Tuesday, January 18, 2011

Sts. Martin and Peter - Will We follow them as they follow Christ?

Today is the 25th Anniversary of the celebration of Martin Luther King's Birth. For Episcopalians, today is also the celebration of The Confession of St. Peter. The convergence of these two "feast days" seems somewhat important to me. Both Peter and Martin were disciples who decided that they would follow Jesus Christ all the way to his and their deaths. They were both prophets to the people around them and they both confronted the political and religious leaders of their times and suffered the consequences of their witness to the liberating Christian Gospel.

Both King and St. Peter publicly declared the true identity of Jesus Christ as the Messiah. And, they died: King from the gunshot of a racist white man; St. Peter - crucified by the orders of a lunatic Roman Emperor. Their legacies have been softened over time in some ways. King is remembered for his "I have a dream" speech not for his advocacy of sanitation workers in Memphis or denouncement of the Vietnam War.African American historian Vincent Harding had this to say about his friend:

"Martin was one of these "crazy" members of the Christian community who really took Jesus seriously. And believed that the way you get closest to the divine is by getting closer and closer to the most outcast members of the society. And that's a hard path, but once you have chosen it, you know that there's no easy alternative." (Harding, 2011, para. 28)

The Church remembers St. Peter as one of Jesus' closest followers and his role as the Roman Catholic Church's first pope. We speak of his denial (Luke 22: 54-62) but we're more prone to recall his proclamation of Jesus' Divinity.

13 Now when Jesus came into the district of Caesarea Philippi, he asked his disciples, ‘Who do people say that the Son of Man is?’ 14And they said, ‘Some say John the Baptist, but others Elijah, and still others Jeremiah or one of the prophets.’ 15He said to them, ‘But who do you say that I am?’ 16Simon Peter answered, ‘You are the Messiah,* the Son of the living God.’ 17And Jesus answered him, ‘Blessed are you, Simon son of Jonah! For flesh and blood has not revealed this to you, but my Father in heaven. 18And I tell you, you are Peter,* and on this rock* I will build my church, and the gates of Hades will not prevail against it. 19I will give you the keys of the kingdom of heaven, and whatever you bind on earth will be bound in heaven, and whatever you loose on earth will be loosed in heaven.’

Who do we say Jesus is? How do we say it? Under our breaths, with our reception of the Eucharist. Do we get closer to God by getting closer to the people on the margins of our society. Jesus put his hands onto the bodies of lepers. Peter challenged Nero in Rome and Jewish leaders in Jerusalem. King marched with sanitation workers. What am I willing to do? What is our Church willing to do?

It's my faith that our lives are reborn through sacrificial acts. The mortal end of our lives is not the end of our existence; it's the beginning of new life in Christ's eternal presence. Martin and Peter believed in Jesus and his resurrection. And yet, I'm not a huge fan of martyrdom. I don't want to die as Jesus, Martin Luther King, and Peter died. I don't know many people that do and yet the sacrificial aspects of following Jesus won't go away. I often doubt that I have the same courage. I give thanks for Martin Luther King and St. Peter's examples while often choosing not to pick up my cross as they did. I don't want to be like the White pastors and priests who King chastised in his letter from a Birmingham Jail. Sometimes I am - I am not alone.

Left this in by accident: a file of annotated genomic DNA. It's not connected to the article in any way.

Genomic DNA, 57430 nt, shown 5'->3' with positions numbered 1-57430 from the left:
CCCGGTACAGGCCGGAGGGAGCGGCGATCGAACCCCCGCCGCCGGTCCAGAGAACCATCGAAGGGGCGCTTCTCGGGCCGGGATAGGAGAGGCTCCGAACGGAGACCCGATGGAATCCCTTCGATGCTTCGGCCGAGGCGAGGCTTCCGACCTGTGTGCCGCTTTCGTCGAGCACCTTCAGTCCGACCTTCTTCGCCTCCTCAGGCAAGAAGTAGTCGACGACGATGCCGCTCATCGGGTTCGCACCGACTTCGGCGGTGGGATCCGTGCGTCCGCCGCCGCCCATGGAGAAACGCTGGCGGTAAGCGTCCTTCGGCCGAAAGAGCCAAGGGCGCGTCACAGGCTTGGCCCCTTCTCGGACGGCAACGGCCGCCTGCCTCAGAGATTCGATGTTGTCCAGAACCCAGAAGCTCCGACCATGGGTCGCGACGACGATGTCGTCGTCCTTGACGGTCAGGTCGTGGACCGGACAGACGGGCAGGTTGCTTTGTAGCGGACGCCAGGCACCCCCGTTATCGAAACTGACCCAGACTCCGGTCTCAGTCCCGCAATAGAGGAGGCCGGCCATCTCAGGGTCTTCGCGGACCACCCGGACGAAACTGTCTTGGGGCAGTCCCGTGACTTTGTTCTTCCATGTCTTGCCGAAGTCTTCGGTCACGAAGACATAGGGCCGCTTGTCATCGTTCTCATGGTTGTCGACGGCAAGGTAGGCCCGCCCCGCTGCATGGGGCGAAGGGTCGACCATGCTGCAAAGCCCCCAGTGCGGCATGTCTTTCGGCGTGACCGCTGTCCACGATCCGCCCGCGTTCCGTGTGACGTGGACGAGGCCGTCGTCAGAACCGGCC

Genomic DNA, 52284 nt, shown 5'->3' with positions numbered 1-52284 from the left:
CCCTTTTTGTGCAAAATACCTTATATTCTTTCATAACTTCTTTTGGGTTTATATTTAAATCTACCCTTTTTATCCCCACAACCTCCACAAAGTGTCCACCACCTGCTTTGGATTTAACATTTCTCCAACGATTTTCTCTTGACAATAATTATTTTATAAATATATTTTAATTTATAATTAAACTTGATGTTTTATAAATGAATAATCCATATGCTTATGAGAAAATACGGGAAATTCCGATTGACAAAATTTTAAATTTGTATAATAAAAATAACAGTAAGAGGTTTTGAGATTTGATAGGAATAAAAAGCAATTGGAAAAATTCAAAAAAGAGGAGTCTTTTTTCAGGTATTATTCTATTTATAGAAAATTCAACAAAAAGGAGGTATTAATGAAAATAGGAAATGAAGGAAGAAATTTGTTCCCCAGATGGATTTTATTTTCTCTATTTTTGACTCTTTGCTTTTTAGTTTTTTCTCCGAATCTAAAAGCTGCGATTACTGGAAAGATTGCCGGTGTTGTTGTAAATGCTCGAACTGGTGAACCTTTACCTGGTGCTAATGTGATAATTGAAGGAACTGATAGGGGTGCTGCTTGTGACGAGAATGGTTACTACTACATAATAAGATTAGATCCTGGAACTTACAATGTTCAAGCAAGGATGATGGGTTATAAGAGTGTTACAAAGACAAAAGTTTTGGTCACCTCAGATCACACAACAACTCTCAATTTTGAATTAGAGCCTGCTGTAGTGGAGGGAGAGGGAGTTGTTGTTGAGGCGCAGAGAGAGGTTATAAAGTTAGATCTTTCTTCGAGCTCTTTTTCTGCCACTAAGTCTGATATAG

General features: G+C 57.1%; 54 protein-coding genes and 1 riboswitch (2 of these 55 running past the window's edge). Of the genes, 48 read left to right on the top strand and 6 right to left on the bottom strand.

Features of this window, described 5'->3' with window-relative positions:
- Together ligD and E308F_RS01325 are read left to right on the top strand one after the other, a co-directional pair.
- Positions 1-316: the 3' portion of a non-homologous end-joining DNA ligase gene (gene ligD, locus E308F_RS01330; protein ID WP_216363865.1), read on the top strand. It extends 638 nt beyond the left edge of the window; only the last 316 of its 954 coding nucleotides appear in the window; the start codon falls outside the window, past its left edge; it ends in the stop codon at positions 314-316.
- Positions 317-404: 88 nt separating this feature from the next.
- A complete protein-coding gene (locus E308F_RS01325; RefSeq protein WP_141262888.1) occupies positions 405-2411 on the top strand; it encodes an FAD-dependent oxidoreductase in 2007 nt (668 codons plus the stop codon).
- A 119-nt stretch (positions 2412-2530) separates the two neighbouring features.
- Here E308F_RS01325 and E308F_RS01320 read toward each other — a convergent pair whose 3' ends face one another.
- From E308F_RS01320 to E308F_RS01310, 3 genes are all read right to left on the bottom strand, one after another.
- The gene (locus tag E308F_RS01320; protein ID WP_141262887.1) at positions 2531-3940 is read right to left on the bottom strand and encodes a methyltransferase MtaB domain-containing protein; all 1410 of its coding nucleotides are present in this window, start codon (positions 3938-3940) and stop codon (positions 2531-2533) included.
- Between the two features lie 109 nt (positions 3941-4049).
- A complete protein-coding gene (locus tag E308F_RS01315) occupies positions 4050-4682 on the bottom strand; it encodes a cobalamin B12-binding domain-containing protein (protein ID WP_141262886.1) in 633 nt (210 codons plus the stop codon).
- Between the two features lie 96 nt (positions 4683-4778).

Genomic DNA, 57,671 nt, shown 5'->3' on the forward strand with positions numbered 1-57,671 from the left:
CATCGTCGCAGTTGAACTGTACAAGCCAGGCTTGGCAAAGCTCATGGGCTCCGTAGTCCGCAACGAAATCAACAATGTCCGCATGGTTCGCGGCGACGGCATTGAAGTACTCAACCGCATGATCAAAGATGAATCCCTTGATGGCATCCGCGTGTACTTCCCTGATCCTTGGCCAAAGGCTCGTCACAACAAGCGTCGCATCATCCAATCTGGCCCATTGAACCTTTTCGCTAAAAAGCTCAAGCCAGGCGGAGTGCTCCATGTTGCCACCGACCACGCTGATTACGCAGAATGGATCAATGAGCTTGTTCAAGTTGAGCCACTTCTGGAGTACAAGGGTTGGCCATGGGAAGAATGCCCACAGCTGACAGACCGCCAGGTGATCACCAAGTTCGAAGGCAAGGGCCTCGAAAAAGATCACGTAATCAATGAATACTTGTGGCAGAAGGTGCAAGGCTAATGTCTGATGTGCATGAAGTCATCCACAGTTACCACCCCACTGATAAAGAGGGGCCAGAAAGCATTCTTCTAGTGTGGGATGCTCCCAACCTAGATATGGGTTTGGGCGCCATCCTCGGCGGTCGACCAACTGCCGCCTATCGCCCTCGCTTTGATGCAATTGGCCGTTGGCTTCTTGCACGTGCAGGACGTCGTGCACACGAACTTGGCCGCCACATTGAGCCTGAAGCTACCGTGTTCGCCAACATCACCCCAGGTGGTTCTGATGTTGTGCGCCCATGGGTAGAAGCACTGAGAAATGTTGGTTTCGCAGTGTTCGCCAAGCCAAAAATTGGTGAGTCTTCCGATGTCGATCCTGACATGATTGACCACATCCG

I've considered the risks that the Saints have taken on our behalf while wondering what sacrifices I'm willing to make today and the days to come. It's easy to remain in the crowd when and where it is safe; the status quo provides security and solidarity. Walking in Selma of the 60s or treading the Galilean Way with Peter is unsafe. Caring for the least of these demands compassion, courage, and contemplation.

Martin Luther King said on April 3rd, 1968:

Well, I don't know what will happen now. We've got some difficult days ahead. But it really doesn't matter with me now, because I've been to the mountaintop. And I don't mind. Like anybody, I would like to live a long life. Longevity has its place. But I'm not concerned about that now. I just want to do God's will. And He's allowed me to go up to the mountain. And I've looked over. And I've seen the Promised Land. I may not get there with you. But I want you to know tonight, that we, as a people, will get to the promised land!

He was murdered the next day.

I want to do God's will too. I hope that faithful Christians do too. The days are still at hand that we must continue to challenge racism, violence, and global oppression as King did. The Holy Spirit encourages us to confess our faith in Jesus as Peter did and faithfully follow them to the Cross and to the Easter tomb with God's help.

I hope that all of us will live more prophetically and push back against the World's desires as Jesus calls us to join him in creating God's reign of justice, love, and reconciliation now, not in the hereafter. I pray that we will continue to walk along The Way, without unnecessary death at our side but with a willingness to go and be faithful disciples as Jesus beckons us to do along The Way.

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